The picture above is a painted detail from an 8th-12th Century palm leaf manuscript of the “Perfection of Wisdom Sutra in 8,000 Lines”, produced by the Nalanda Buddhist University. It survived the destruction of Nalanda University, was preserved in Tibet for hundreds of years and now forms part of the collection of the Asia Society Museum. It depicts Buddha Shakyamuni supernaturally multiplying his body, referred to as the miracle at Sravasti.
Today, 8 March 2012, is Chotrul Düchen, the ‘Day of Miracles’ which commemorates one of the four great deeds of the Buddha. It occurs on the full moon (the fifteenth day) of the first Tibetan month. The first fifteen days of the New Year celebrate the fifteen days on which, in order to increase the merit and the devotion of future disciples, Buddha Shakyamuni displayed a different miracle.
The Buddha performed these miracles in his 40th year in response to a challenge from the leaders of India’s six main philosophical schools to a contest of miraculous powers. The Buddha utterly defeated his opponents and inspired many individuals to practice the Dharma. In India at that time great kings and noble families sponsored teachers who could perform miracles. The challenge by the six Hindu teachers was made to Buddha in Sravasti. Buddha accepted the challenge because he knew that many would develop towards Enlightenment as a result of this demonstration, and people in the future would be inspired to practice. It is said that 80,000 Buddhists and 84,000 Hindus attended the competition. On each of the fifteen days the Buddha taught, and those assembled made enormous progress in their development, many attaining liberation and strengthening their Enlightened Attitude.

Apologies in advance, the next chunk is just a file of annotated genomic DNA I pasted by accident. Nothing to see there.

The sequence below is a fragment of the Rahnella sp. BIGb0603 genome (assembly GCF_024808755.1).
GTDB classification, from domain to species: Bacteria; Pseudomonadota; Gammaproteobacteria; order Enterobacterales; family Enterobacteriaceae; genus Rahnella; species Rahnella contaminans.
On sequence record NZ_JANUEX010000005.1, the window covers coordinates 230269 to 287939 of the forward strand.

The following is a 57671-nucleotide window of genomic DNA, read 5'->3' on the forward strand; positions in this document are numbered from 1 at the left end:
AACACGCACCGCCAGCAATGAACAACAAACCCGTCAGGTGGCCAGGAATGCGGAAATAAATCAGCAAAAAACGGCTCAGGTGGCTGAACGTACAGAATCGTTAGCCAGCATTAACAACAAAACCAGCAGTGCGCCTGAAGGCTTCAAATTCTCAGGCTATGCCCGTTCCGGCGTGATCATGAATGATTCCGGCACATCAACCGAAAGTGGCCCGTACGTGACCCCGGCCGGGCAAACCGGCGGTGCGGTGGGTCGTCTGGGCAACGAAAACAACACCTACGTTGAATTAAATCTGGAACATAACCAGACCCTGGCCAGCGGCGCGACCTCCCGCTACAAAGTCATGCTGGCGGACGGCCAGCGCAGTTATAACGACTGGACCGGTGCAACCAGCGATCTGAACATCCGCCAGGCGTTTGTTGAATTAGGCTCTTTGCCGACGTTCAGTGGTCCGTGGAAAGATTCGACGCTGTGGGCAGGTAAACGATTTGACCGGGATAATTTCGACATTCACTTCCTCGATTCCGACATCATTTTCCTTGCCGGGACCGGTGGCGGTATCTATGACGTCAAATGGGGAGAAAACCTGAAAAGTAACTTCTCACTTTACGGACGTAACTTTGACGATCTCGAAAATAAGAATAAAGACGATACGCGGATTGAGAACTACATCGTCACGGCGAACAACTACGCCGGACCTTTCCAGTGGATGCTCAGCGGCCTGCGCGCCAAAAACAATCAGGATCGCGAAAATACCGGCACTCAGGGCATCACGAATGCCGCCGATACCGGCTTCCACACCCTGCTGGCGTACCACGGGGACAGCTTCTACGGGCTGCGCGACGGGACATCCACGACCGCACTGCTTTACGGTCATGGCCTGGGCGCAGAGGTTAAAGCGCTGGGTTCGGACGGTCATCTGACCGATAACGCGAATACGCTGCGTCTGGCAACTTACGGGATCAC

There are eight main types of Tibetan stupas. One is called the Stupa of Miracles and was built to commemorate this event. A famous Stupa of Miracles in the West today is the one in the Kuchary Diamond Way Buddhist Retreat Centre in Poland, built by Lopon Tsechu Rinpoche and inaugurated on 29 July 2002.
The “Day of Miracles” is celebrated by Tibetans from the first to the fifteenth of the first lunar month, so it is the first “Düchen” or “great occasion” in the Tibetan calendar, marking the beginning of the New Year. These fifteen days are “multiplying days” in which the effect of any action is magnified millions of times and the fifteenth day is especially great. Chotrul Düchen, like Saga Dawa Düchen, and Lhabab Düchen is a “ten million multiplier” day, multiplying the effects of all positive and negative actions 10 million times! It is therefore considered very useful to engage in positive activities today!